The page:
At the Aishalton Village Council’s nominations held on April 25th, 2018, a grave injustice was committed against the Wapichan people of Aishalton.
To begin with, the villagers were informed on the day of nominations that the procedure for nominations would be done differently. That alone robbed the nominations process of being truly free and fair.
However, a graver injustice was committed by the designated Returning Officer when he refused to provide explanations of the legal procedure in Wapichan language.
After the officer explained the legal procedure in English using the Amerindian Act of 2006, he asked for questions and clarifications. Knowing that some villagers would not properly understand the English explanations, the Toshao of Aishalton requested that the explanations be done in Wapichan. This was promptly disregarded by the officer as “just a request”. The Toshao again asked for the explanations to be done in Wapichan which again did not find favour with the officer.
The officer then proceeded to ask the villagers whether they understood the explanations to which some responded loudly in the affirmative, others did not respond and since the explanations lacked clarity, I responded in the negative. The officer then summed up by saying that “the majority said they understand so we can move on”.
Editor, first of all, indigenous people have the right to understand legal procedures like anyone else. The United Nations Declaration on the rights of Indigenous Peoples, article 13 (2) states:
“States shall take effective measures to ensure that this right is protected and also to ensure that indigenous peoples can understand and be understood in political, legal and administrative proceedings, where necessary through the provision of interpretation or any other appropriate means.”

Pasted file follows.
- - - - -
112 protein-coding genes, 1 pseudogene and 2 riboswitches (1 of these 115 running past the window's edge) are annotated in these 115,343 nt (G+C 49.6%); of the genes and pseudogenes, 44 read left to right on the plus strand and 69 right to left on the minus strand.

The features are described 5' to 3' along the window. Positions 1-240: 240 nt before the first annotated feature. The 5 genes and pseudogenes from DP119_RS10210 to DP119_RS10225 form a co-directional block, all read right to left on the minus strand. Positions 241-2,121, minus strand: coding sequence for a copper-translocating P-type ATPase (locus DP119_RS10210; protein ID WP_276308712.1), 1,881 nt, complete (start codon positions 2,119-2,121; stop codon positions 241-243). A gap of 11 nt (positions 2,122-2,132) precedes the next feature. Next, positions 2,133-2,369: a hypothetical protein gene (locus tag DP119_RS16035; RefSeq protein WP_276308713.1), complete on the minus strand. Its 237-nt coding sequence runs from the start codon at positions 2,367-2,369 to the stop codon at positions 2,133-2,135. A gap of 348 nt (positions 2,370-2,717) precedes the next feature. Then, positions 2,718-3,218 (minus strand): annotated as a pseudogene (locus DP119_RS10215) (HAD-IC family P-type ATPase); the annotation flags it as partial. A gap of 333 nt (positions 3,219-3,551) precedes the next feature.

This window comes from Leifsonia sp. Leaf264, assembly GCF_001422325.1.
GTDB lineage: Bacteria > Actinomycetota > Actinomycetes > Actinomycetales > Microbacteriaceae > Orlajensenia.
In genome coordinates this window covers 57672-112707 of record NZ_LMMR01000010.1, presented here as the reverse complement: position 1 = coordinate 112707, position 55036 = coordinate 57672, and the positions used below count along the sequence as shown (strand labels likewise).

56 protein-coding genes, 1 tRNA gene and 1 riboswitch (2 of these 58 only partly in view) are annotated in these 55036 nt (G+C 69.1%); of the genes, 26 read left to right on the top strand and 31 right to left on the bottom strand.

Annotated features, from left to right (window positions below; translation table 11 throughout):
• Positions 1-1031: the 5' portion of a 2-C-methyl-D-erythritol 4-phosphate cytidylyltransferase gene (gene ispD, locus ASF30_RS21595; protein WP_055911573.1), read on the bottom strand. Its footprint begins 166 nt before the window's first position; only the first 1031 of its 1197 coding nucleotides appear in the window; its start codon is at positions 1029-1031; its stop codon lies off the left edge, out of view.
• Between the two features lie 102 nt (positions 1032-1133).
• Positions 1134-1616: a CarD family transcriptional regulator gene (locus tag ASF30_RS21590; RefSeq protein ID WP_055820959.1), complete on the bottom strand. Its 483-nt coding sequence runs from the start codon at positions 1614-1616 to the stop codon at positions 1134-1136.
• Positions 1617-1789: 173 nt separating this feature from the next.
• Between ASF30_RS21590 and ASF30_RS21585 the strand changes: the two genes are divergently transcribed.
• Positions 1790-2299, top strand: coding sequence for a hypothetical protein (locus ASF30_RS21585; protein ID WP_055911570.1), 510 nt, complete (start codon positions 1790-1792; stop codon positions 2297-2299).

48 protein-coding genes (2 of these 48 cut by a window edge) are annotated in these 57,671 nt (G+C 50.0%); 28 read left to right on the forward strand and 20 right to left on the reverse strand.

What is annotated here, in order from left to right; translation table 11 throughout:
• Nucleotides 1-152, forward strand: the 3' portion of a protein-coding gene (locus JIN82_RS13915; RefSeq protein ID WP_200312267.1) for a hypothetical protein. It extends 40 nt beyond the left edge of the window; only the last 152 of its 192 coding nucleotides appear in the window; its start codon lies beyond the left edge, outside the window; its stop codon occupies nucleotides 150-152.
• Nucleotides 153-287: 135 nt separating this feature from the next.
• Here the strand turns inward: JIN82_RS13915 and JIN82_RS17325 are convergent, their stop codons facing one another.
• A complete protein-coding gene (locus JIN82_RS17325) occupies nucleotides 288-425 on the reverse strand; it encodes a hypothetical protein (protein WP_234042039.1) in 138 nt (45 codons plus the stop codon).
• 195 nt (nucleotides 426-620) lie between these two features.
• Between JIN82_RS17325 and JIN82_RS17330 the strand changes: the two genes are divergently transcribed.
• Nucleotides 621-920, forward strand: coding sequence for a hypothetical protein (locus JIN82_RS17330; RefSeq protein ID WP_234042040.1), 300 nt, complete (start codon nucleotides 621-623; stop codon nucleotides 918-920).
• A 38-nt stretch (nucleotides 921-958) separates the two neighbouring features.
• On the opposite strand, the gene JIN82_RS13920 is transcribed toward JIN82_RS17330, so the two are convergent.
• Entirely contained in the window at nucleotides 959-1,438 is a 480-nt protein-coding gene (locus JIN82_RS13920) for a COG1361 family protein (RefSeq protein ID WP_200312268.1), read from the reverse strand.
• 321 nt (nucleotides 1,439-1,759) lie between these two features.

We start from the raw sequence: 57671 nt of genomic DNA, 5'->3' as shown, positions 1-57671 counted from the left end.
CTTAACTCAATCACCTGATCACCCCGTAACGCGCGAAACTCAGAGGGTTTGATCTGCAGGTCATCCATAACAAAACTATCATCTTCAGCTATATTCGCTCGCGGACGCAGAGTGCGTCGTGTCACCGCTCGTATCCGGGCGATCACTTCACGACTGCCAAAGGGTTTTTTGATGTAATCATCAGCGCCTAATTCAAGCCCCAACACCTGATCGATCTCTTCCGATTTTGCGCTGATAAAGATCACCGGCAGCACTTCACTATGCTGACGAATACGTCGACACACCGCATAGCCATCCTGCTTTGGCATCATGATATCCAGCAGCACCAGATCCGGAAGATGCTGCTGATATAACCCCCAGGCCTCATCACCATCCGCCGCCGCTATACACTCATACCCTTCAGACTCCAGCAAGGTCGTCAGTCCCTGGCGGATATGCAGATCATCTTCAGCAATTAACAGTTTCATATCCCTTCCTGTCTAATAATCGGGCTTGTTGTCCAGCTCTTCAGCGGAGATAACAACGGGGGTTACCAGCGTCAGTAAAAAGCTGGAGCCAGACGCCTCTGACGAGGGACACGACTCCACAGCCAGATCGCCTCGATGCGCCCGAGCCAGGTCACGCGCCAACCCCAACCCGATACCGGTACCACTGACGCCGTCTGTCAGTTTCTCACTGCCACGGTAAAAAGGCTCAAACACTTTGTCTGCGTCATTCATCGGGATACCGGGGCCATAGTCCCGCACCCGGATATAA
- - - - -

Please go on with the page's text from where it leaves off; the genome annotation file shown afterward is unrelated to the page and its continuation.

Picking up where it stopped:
How could the officer refuse the Wapichan people explanations in their language and more so when it was requested by the Toshao? In addition, as a villager of a Wapichan village, the officer should have known that providing explanations in Wapichan could have provided true clarification for the villagers.
Further, without conducting a vote, the officer claimed that the majority understood. Can some loud voices validly constitute a majority? Even so, if only one person did not understand, isn’t that person entitled to seek clarification and for clarification to be given?
On February 17, 2018, His Excellency President Granger visited the office of the “Quality Bilingual Education Programme for Wapichan Children” at Aishalton, where he praised the efforts of the Wapichan people to develop an education programme that respects their culture and language. The President also stated that his Government would be providing Amerindians with translators in the Courts of Law so that they could better understand the legal proceedings and express themselves freely.
Therefore, given that Amerindian languages are being promoted at national and village level, I expected at least the possible Toshao candidates to voice their support for the Wapichan explanations, but they were silent.
Fellow Wapichan people, let us stop suffering in silence and speak out against these injustices.
Youth of Aishalton